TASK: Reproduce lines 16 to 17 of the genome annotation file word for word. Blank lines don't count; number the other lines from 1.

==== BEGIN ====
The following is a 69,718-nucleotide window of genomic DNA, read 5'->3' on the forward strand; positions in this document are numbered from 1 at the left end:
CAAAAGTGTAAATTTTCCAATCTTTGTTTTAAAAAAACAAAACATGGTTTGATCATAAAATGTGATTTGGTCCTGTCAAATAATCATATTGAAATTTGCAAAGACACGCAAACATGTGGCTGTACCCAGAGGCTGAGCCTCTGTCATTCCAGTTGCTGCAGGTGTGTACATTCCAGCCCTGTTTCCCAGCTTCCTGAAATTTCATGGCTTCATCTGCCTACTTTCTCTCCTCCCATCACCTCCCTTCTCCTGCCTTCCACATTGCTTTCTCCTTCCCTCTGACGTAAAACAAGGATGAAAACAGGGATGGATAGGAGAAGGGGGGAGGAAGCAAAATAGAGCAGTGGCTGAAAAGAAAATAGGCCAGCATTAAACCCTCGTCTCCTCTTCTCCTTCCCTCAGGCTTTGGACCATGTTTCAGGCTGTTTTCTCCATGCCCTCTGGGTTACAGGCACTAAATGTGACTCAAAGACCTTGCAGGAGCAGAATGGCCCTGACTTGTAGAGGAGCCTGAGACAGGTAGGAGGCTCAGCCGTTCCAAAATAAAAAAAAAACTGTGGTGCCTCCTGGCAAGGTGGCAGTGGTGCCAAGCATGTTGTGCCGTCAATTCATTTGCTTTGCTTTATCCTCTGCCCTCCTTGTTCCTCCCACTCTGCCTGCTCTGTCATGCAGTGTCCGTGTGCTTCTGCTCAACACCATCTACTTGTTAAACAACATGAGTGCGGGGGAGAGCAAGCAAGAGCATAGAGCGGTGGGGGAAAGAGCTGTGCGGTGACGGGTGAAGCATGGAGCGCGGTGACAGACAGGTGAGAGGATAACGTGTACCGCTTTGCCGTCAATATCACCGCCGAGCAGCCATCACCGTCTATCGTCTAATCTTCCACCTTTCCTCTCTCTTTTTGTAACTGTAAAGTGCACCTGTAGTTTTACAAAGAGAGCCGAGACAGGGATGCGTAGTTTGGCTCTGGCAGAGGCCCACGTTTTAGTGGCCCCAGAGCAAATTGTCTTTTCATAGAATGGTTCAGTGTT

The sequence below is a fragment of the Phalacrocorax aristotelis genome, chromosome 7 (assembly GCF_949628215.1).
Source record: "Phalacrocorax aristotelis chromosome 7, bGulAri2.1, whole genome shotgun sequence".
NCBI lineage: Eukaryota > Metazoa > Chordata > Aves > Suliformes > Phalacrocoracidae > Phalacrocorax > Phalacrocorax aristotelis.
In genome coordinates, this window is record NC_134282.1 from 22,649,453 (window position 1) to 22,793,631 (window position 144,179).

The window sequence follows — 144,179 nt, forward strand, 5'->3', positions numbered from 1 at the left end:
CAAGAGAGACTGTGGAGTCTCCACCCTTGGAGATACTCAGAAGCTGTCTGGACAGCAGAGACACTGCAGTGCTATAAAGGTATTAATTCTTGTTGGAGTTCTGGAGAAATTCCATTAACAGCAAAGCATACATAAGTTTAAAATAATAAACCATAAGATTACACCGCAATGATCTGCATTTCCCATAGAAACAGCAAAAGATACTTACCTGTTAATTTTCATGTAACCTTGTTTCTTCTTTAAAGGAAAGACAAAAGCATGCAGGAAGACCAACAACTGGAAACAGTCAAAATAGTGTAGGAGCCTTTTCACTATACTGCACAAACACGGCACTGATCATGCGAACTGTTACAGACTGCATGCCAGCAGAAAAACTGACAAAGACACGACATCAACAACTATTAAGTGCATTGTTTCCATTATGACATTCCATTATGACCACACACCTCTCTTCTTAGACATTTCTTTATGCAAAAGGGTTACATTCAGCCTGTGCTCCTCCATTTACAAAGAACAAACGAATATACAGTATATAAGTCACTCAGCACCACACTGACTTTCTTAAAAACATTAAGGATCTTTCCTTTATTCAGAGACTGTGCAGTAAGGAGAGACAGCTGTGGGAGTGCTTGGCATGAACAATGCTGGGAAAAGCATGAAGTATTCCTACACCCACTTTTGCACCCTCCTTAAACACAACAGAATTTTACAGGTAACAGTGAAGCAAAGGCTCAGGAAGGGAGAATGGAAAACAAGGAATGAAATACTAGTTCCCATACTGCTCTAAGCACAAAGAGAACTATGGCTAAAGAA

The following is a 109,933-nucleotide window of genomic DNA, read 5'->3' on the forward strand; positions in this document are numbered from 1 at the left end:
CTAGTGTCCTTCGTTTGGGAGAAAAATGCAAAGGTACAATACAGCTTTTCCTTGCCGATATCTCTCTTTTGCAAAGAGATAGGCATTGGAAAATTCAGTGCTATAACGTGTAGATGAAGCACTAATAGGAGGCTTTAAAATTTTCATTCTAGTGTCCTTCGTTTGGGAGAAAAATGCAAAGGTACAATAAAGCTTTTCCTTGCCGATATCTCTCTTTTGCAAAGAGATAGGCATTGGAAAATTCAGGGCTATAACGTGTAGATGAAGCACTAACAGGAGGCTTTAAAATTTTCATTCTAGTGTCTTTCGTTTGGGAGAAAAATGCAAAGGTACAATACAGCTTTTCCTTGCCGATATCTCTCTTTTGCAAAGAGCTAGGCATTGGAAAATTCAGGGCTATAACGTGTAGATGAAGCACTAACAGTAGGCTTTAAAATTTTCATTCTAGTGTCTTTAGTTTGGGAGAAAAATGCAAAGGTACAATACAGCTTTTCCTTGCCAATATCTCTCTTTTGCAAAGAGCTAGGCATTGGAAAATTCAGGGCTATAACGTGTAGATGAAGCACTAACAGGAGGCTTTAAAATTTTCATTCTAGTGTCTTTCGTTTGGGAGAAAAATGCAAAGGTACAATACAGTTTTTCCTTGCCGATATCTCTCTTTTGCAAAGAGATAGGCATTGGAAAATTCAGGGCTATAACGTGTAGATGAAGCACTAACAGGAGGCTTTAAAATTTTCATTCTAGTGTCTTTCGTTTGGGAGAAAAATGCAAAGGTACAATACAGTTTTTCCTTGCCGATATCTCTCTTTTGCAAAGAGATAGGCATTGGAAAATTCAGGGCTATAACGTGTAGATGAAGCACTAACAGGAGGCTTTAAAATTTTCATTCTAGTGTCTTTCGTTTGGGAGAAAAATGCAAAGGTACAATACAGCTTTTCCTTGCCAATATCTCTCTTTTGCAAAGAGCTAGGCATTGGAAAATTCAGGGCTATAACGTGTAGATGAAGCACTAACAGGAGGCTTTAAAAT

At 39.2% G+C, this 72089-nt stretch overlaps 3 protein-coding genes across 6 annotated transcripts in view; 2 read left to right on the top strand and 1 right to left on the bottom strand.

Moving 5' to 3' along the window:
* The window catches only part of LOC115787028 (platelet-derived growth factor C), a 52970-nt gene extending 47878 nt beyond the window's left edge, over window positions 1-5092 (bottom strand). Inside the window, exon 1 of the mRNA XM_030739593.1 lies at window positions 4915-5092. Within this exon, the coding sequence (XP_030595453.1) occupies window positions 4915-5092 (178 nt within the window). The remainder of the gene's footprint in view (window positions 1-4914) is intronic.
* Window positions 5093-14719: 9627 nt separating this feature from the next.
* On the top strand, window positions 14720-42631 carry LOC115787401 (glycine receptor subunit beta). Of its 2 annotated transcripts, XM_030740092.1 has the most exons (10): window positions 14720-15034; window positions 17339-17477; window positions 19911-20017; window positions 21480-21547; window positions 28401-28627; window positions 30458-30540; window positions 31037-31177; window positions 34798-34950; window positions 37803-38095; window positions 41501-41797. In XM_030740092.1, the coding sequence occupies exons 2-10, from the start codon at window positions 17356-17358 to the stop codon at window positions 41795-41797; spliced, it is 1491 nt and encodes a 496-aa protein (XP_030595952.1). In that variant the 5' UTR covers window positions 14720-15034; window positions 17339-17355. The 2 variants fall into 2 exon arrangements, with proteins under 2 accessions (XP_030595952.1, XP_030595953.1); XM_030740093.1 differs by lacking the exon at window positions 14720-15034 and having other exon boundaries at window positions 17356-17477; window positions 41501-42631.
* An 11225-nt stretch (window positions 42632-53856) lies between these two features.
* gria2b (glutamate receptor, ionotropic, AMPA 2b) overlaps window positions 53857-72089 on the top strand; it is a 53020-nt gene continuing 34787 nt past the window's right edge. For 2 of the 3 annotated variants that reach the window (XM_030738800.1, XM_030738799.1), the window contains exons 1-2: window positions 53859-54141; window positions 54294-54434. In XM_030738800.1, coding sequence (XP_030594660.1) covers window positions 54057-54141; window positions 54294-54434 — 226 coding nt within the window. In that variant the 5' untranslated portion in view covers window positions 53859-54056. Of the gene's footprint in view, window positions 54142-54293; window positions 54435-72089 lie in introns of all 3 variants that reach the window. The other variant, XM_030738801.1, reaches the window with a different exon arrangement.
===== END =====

* An 11225-nt stretch (window positions 42632-53856) lies between these two features.
* gria2b (glutamate receptor, ionotropic, AMPA 2b) overlaps window positions 53857-72089 on the top strand; it is a 53020-nt gene continuing 34787 nt past the window's right edge. For 2 of the 3 annotated variants that reach the window (XM_030738800.1, XM_030738799.1), the window contains exons 1-2: window positions 53859-54141; window positions 54294-54434. In XM_030738800.1, coding sequence (XP_030594660.1) covers window positions 54057-54141; window positions 54294-54434 — 226 coding nt within the window. In that variant the 5' untranslated portion in view covers window positions 53859-54056. Of the gene's footprint in view, window positions 54142-54293; window positions 54435-72089 lie in introns of all 3 variants that reach the window. The other variant, XM_030738801.1, reaches the window with a different exon arrangement.